09/04/20 by Candace Sorrell 0 Comments
Implementing Safety Practices for Critical
Workers Who May Have Had Exposure to a Person with Suspected or
April 9, 2020
This document will be updated as new information becomes available. The current version can always be viewed at http://www.health.mo.gov.
The Missouri Department of Health & Senior Services (DHSS) is now using four types of documents to provide important information to medical and public health professionals, and to other interested persons:
Health Alerts convey information of the highest level of importance which warrants immediate action or attention from Missouri health providers, emergency responders, public health agencies or the public.
Health Advisories provide important information for a specific incident or situation, including that impacting neighboring states; may not require immediate action.
Health Guidance’s contain comprehensive information pertaining to a particular disease or condition, and include recommendations, guidelines, etc. endorsed by DHSS.
Health Updates provide new or updated information on an incident or situation; can also provide information to update a previously sent Health Alert, Health Advisory, or Health Guidance; unlikely to require immediate action. __________________________________
Office of the Director
P.O. Box 570
Jefferson City, MO 65102
April 9, 2020
FROM: RANDALL W. WILLIAMS, MD, FACOG
SUBJECT: Update: Interim Guidance for Implementing Safety
Practices for Critical Infrastructure Workers Who May
Have Had Exposure to a Person with Suspected or Confirmed COVID-19
***Missouri healthcare providers and public health practitioners: Please contact your local public health agency or the Missouri Department of Health and Senior
Services (DHSS), Bureau of Communicable Disease Control and Prevention
(BCDCP) at 573-751-6113 with questions regarding this Update.***
To ensure continuity of operations of essential functions, CDC advises that critical infrastructure workers may be permitted to continue work following potential exposure to COVID-19, provided they remain asymptomatic and additional precautions are implemented to protect them and the community.
A potential exposure means being a household contact or having close contact within 6 feet of an individual with confirmed or suspected COVID-19. The timeframe for having contact with an individual includes the period of time of 48 hours before the individual became symptomatic.
Critical Infrastructure workers who have had an exposure but remain asymptomatic should adhere to the following practices prior to and during their work shift:
- Pre-Screen: Employers should measure the employee’s temperature and assess symptoms prior to them starting work. Ideally, temperature checks should happen before the individual enters the facility.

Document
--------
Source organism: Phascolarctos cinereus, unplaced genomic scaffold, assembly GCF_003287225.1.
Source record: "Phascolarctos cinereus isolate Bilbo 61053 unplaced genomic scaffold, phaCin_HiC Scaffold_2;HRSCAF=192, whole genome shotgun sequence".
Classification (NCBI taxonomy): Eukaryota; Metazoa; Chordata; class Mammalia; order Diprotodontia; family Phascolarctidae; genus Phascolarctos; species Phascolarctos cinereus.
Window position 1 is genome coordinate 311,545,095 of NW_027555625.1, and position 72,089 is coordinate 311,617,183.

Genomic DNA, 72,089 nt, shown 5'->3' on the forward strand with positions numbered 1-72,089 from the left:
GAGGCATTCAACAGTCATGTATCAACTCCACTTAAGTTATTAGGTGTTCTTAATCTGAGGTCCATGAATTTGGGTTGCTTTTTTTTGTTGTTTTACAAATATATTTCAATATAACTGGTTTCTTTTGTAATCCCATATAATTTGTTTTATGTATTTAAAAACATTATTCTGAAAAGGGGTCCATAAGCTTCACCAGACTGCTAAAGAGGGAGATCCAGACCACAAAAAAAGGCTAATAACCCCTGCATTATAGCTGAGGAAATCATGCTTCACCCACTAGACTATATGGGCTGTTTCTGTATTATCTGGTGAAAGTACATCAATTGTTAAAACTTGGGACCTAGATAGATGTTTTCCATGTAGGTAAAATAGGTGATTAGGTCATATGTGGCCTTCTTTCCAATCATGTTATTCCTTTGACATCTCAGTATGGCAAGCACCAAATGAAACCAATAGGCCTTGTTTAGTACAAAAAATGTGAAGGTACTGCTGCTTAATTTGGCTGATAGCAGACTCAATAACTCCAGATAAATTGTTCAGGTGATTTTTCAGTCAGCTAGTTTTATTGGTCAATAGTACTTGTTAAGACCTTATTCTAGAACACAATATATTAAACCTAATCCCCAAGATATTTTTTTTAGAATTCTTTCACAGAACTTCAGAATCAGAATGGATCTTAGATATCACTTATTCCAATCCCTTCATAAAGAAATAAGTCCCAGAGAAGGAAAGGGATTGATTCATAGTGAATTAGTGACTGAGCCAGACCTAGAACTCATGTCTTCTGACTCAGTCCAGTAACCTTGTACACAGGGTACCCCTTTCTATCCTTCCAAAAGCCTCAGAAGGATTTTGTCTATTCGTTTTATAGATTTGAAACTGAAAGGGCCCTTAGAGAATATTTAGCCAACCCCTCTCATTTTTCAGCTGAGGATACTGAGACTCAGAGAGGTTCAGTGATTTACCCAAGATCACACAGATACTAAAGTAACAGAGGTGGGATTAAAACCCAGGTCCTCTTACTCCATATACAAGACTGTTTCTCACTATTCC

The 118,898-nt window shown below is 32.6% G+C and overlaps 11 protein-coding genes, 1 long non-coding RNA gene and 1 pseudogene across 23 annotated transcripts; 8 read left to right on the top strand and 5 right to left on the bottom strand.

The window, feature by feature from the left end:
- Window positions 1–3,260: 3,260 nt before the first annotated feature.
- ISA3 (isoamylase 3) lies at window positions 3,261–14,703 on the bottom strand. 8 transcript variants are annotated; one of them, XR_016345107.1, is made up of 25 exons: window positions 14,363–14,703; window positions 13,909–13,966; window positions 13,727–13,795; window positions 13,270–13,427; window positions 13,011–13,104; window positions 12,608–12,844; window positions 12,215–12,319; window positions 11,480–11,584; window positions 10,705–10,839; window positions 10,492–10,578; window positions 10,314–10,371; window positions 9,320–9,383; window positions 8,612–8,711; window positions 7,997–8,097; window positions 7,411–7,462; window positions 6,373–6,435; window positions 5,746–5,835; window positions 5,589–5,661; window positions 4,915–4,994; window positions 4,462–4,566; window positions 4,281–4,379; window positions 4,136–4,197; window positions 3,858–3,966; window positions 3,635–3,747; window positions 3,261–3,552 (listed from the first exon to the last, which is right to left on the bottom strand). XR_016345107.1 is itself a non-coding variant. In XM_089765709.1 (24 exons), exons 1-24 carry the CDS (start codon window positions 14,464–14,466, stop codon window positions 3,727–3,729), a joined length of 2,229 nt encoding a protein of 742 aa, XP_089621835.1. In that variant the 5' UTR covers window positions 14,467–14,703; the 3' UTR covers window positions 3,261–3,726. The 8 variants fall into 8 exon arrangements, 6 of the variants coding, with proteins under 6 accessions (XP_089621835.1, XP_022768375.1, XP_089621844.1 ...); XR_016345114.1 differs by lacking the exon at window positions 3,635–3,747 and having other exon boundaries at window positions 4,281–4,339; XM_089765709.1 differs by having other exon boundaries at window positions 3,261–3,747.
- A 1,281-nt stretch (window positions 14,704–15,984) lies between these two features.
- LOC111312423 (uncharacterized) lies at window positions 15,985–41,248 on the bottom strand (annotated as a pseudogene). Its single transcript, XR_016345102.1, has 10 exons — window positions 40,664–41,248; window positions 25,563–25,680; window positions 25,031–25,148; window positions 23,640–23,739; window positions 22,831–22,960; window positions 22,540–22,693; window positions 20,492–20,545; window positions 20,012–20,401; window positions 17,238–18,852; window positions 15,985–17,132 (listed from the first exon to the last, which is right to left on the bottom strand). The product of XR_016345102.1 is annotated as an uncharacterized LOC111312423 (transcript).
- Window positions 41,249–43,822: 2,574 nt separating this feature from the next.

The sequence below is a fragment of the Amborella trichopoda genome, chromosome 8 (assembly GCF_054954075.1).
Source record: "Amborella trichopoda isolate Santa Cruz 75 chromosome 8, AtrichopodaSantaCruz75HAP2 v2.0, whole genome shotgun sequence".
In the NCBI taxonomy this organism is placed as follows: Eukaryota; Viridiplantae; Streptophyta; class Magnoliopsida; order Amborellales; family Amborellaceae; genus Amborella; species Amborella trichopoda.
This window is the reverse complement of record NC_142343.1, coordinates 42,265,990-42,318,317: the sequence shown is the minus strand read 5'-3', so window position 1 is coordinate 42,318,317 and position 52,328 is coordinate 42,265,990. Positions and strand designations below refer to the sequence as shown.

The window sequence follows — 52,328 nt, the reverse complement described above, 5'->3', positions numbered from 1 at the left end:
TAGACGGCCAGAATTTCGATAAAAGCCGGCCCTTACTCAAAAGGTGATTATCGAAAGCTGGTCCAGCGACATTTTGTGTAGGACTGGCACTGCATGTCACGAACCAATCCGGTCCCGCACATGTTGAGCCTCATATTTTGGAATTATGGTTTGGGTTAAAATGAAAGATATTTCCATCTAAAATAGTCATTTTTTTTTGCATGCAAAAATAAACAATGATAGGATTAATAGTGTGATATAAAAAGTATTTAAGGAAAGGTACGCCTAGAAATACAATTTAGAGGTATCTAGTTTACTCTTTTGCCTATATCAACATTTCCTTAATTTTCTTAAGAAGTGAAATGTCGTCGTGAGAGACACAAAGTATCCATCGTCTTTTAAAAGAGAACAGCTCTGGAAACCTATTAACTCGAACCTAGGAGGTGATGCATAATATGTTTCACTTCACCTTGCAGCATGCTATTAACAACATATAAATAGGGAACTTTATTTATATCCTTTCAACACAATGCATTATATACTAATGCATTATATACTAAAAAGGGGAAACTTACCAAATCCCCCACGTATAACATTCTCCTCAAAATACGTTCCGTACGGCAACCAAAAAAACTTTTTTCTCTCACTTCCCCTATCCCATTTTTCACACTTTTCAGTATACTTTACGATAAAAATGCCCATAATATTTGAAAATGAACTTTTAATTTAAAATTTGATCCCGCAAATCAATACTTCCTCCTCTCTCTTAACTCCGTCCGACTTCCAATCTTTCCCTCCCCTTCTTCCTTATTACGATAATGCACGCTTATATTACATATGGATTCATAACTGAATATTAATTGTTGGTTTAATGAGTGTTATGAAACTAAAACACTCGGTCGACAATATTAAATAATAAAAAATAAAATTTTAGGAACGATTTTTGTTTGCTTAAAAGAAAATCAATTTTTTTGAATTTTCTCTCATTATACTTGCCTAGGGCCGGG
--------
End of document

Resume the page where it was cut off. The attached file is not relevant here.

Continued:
- Regular Monitoring: As long as the employee doesn’t have a temperature or symptoms, they should self-monitor under the supervision of their employer’s occupational health program.
- Wear a Mask: The employee should wear a face mask at all times while in the workplace for 14 days after last exposure. Employers can issue facemasks or can approve employees’ supplied cloth face coverings in the event of shortages.
- Social Distance: The employee should maintain 6 feet and practice social distancing as work duties permit in the workplace.
- Disinfect and Clean work spaces: Clean and disinfect all areas such as offices, bathrooms, common areas, shared electronic equipment routinely.
If the employee becomes sick during the day, they should be sent home immediately. Surfaces in their workspace should be cleaned and disinfected. Information on persons who had contact with the ill employee during the time the employee had symptoms and 2 days prior to symptoms should be compiled. Others at the facility with close contact within 6 feet of the employee during this time would be considered exposed.
This interim guidance pertains to critical infrastructure workers, including personnel in 16 different sectors of work including:
Ø Federal, state, & local law enforcement
Ø 911 call center employees
Ø Fusion Center employees
Ø Hazardous material responders from government and the private sector
Ø Janitorial staff and other custodial staff
Ø Workers – including contracted vendors – in food and agriculture, critical manufacturing, informational technology, transportation, energy and government facilities
Ø Employees should not share headsets or other objects that are near mouth or nose.
Ø Employers should increase the frequency of cleaning commonly touched surfaces.
Ø Employees and employers should consider pilot testing the use of face masks to ensure they do not interfere with work assignments.
Ø Employers should work with facility maintenance staff to increase air exchanges in room.
Ø Employees should physically distance when they take breaks together. Stagger breaks and don’t
congregate in the break room, and don’t share food or utensils.
Employers should implement the recommendations in the Interim Guidance for Businesses and Employers to Plan and Respond to Coronavirus Disease 2019 to help prevent and slow the spread of COVID-19 in the workplace.
Additional information about identifying critical infrastructure during COVID-19 can be found on the DHS CISA website or the CDC’s specific First Responder Guidance page .
Interim Guidance for Implementing Safety Practices for Critical Infrastructure Workers Who May Have Had Exposure to a Person with Suspected or Confirmed COVID-19:
https://www.cdc.gov/coronavirus/2019– ncov/downloads/critical–workers –implementing– safetypractices.pdf